submitted by The Roxy Complex on 03.03.2013
The visit occurred on the 23rd February, 2013. Peter is a valued member of the Roxy Museum Committee, Bingara, and a long term Roxyphile.
Mayor Coulton, distinguished visitors, ladies and gentlemen.
Kαλωσόρισατε στο Roxy
To our distinguished visitors we welcome you to the Roxy Theatre.
Thank you Con, on behalf of the Roxy Museum Committee thank you for filling the gap at short notice as MC due illness by John Wearne. John and Wendy extend their apologies and are obviously disappointed not to be here on this momentous occasion. To Con and Dorothy (also Dianna) we welcome you here this evening as descendants of a founding member of AHEPA, that of your father Harry Fardouly, το this historic gathering.
(Do we have any other descendants?)
‘Welcome, friend!’ he said. ‘You can tell us what has brought you here when you have had some food.’
These lines from The Odyssey Book (1 Line 132,) Homer, underpin Greek tradition even unto today.
And with this, Telemachus (son of Odysseus) welcomed the goddess Athena to his father’s home.’
Since time immemorial Greeks have been travellers and valued the notion of being good hosts. Is it any wonder then, that Greeks have migrated to all corners of the globe and, particularly in the case of the early Greek settlers to Australia, have had their start in their new country in the café business?
It is fascinating to ponder the words of Telemachus, ‘what has brought you here.’
Undoubtedly your presence here today has been motivated by the presentation about the Roxy Theatre made to the National Conference of AHEPA held in Sydney last year together with positive exposure in the national media of the spectacular opening of the Roxy Café 2011. We at the Roxy are gratified with the response by AHEPA and you embarked on the long journey to Bingara to live the Roxy dream.
The stars historically crossed with planning of the Roxy at Bingara and the founding of AHEPA supported by the Greeks of this region in 1934. It would appear that the same event is happening here this evening with your presence at the Roxy.
Savour the moment, soak in the atmosphere and share the experience this marvellous and unique venue offers to those who dare to dream. I well remember my first experience with the Roxy when Nancy MacInnes asked me to provide some Greek background for Australia All over with Ian Mac Namara on a frosty morning in 2003. The broadcast was live across Australia from the small park across the street and we shivered at around minus four with the sun struggling rise. The Roxy was a forlorn sight on the opposite corner. Nancy and John dared to dream and we shared this dream with a waking Australia.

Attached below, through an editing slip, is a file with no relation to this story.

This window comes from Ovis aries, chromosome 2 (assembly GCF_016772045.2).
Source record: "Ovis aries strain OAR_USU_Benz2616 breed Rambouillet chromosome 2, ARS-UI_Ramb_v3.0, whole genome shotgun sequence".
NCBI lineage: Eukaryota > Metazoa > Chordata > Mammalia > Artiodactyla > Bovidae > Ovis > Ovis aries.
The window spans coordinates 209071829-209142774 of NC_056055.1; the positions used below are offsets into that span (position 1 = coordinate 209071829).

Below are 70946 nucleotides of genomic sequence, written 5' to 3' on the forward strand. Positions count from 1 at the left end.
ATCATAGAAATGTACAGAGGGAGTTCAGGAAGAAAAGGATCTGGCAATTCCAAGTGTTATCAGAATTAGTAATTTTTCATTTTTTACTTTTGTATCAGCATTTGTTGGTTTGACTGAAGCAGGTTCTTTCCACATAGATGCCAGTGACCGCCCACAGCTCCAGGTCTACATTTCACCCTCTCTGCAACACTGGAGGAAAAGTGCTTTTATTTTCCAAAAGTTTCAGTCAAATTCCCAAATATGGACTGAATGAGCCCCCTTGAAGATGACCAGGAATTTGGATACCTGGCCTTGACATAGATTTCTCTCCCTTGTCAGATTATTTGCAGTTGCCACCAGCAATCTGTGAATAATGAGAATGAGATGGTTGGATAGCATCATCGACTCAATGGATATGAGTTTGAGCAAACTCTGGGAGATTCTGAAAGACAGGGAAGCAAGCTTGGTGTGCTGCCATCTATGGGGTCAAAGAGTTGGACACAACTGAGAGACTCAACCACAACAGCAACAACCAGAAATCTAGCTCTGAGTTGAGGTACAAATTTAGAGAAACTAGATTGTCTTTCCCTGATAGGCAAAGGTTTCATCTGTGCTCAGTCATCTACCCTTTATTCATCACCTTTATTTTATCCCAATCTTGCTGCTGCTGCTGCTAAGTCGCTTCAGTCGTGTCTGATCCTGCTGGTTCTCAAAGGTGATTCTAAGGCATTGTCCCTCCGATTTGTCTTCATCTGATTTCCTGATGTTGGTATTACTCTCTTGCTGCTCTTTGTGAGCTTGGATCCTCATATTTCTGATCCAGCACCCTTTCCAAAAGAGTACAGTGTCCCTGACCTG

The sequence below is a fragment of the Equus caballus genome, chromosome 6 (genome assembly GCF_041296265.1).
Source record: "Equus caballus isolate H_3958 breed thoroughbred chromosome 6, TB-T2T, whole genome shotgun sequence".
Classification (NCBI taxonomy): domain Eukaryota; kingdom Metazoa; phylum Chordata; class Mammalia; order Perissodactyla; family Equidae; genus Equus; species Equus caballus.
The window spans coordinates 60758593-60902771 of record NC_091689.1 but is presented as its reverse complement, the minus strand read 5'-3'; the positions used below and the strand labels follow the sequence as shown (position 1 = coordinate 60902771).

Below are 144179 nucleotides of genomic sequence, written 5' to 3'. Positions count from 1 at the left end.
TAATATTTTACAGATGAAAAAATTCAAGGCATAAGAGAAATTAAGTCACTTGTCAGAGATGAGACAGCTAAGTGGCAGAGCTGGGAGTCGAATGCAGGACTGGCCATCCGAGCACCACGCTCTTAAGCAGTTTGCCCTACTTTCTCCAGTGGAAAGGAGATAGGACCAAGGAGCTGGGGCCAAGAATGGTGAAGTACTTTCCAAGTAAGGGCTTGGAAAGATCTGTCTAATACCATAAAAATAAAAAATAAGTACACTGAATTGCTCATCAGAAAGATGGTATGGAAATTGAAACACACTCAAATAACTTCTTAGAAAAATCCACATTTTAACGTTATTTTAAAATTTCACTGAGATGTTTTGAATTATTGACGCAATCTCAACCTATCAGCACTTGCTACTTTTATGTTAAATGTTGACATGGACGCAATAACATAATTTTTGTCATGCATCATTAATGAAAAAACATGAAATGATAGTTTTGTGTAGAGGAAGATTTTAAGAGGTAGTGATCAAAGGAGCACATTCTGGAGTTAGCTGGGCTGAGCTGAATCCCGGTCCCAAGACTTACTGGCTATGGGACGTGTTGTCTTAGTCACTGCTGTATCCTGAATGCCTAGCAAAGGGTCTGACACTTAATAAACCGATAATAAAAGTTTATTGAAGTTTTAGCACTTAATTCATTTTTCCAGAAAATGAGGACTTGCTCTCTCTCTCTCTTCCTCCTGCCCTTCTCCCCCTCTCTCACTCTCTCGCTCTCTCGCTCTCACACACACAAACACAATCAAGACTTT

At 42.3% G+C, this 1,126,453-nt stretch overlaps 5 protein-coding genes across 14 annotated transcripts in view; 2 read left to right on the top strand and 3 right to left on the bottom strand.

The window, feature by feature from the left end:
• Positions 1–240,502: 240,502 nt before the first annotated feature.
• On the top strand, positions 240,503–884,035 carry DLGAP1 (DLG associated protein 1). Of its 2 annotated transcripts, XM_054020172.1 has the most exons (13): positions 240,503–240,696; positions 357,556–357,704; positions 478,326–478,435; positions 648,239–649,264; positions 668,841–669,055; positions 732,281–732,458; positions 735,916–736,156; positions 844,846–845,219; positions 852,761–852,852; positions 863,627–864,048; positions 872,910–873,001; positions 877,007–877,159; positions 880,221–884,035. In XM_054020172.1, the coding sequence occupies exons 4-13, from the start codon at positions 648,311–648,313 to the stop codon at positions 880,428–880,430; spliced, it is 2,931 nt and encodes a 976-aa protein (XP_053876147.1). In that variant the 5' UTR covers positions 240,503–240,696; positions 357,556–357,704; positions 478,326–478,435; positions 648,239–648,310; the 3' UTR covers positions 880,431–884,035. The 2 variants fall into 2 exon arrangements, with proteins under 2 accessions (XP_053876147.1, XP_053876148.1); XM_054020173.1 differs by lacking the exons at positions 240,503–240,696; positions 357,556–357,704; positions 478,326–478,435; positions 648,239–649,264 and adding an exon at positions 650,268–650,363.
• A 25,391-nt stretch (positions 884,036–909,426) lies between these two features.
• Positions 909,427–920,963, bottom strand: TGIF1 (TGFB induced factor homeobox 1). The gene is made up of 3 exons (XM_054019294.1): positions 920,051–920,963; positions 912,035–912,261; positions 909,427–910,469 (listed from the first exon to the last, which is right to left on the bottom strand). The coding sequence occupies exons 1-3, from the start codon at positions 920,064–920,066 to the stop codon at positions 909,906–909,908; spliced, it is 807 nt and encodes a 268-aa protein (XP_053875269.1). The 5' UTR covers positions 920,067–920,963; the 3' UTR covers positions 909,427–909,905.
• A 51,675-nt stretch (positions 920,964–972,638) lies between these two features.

It is but fair to inform you who we are and how we function. The committee of the Roxy Museum is a constituted committee of the Gwydir Shire Council, the owners of building with whom we are partners.
The committee is led Sandy Mc Naughton the manager of the Roxy complex who is employed by Gwydir Shire – a conduit between council and the 5 member committee.
John Wearne OAM, a generational local identity and pillar of the Bingara community, founding father of the Roxy restoration and mentor to us all.
Peter Prineas, OAM, grandson of one of the founders of the Roxy, proctor, author, environmentalist and curator of the Museum.
George Poulos, Secretary Kytherian Association of Australia and conduit with the Greek Community.
Susanna Hughes, life- long Bingara identity and passionate Phille Hellene
Peter McCarthy as local historian of Greeks in the region.
The slide show on screen is of pictures of the early gatherings of AHEPA and the historic meeting at Armidale
We thank Mrs Katina Zerefos of Uralla, for the generous contribution to the Roxy Museum of the original photographs of the foundation meetings of AHEPA you have seen on the screen this evening, in addition I must also thank Mr Chris Maina of Tantawanglo Moutain for the additional photographs taken in Central Park and Sourry’s White Rose Café at Armidale. These photographs will be displayed as part of the Greek migration story at the Roxy Museum Bingara.
The Roxy Greek Museum will encompass the life of Greeks in the Australian community during those formative years of AHEPA to enrich the understanding of the café and theatre culture. You can be assured that the founding of AHEPA in Northern NSW will be included with in our display and historic data collection.
Finally, be assured we the committee of the Roxy Museum make no apology for our passion to the Roxy enterprise. The Greek partners in creating the Roxy had a dream, and now we have a responsibility to preserve, share, and above all, live this remarkable venue to its maximum potential.
We look forward to you to “tell us what has brought you here after you have had some food”.
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